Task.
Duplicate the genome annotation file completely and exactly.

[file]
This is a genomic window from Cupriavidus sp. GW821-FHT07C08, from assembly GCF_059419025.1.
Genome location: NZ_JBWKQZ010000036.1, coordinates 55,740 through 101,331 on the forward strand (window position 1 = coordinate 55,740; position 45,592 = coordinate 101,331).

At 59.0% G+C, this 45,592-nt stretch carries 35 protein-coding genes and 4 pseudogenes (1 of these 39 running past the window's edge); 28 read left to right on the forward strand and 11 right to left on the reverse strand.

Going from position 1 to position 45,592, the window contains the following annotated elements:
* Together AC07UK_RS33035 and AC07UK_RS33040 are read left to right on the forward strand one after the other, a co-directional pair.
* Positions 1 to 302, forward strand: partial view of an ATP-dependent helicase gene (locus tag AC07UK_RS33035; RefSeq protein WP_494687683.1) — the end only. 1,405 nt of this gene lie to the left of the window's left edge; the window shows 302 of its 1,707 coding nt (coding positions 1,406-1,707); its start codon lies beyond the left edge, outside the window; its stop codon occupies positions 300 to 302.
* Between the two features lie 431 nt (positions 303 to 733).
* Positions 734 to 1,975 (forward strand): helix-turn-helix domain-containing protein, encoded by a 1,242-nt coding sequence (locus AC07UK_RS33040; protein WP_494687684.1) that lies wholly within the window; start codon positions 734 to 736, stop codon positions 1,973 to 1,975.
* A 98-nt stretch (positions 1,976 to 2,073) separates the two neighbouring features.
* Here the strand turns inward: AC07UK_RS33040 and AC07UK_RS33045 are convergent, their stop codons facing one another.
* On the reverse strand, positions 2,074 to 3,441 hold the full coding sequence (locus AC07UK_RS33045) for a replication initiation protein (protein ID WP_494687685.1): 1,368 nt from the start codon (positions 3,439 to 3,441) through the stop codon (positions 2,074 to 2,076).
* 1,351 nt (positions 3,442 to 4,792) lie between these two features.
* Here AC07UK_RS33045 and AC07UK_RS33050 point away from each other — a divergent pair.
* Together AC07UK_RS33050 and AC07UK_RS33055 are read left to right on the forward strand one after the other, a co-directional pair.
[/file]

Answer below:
This is a genomic window from Cupriavidus sp. GW821-FHT07C08, from assembly GCF_059419025.1.
Genome location: NZ_JBWKQZ010000036.1, coordinates 55,740 through 101,331 on the forward strand (window position 1 = coordinate 55,740; position 45,592 = coordinate 101,331).

At 59.0% G+C, this 45,592-nt stretch carries 35 protein-coding genes and 4 pseudogenes (1 of these 39 running past the window's edge); 28 read left to right on the forward strand and 11 right to left on the reverse strand.

Going from position 1 to position 45,592, the window contains the following annotated elements:
* Together AC07UK_RS33035 and AC07UK_RS33040 are read left to right on the forward strand one after the other, a co-directional pair.
* Positions 1 to 302, forward strand: partial view of an ATP-dependent helicase gene (locus tag AC07UK_RS33035; RefSeq protein WP_494687683.1) — the end only. 1,405 nt of this gene lie to the left of the window's left edge; the window shows 302 of its 1,707 coding nt (coding positions 1,406-1,707); its start codon lies beyond the left edge, outside the window; its stop codon occupies positions 300 to 302.
* Between the two features lie 431 nt (positions 303 to 733).
* Positions 734 to 1,975 (forward strand): helix-turn-helix domain-containing protein, encoded by a 1,242-nt coding sequence (locus AC07UK_RS33040; protein WP_494687684.1) that lies wholly within the window; start codon positions 734 to 736, stop codon positions 1,973 to 1,975.
* A 98-nt stretch (positions 1,976 to 2,073) separates the two neighbouring features.
* Here the strand turns inward: AC07UK_RS33040 and AC07UK_RS33045 are convergent, their stop codons facing one another.
* On the reverse strand, positions 2,074 to 3,441 hold the full coding sequence (locus AC07UK_RS33045) for a replication initiation protein (protein ID WP_494687685.1): 1,368 nt from the start codon (positions 3,439 to 3,441) through the stop codon (positions 2,074 to 2,076).
* 1,351 nt (positions 3,442 to 4,792) lie between these two features.
* Here AC07UK_RS33045 and AC07UK_RS33050 point away from each other — a divergent pair.
* Together AC07UK_RS33050 and AC07UK_RS33055 are read left to right on the forward strand one after the other, a co-directional pair.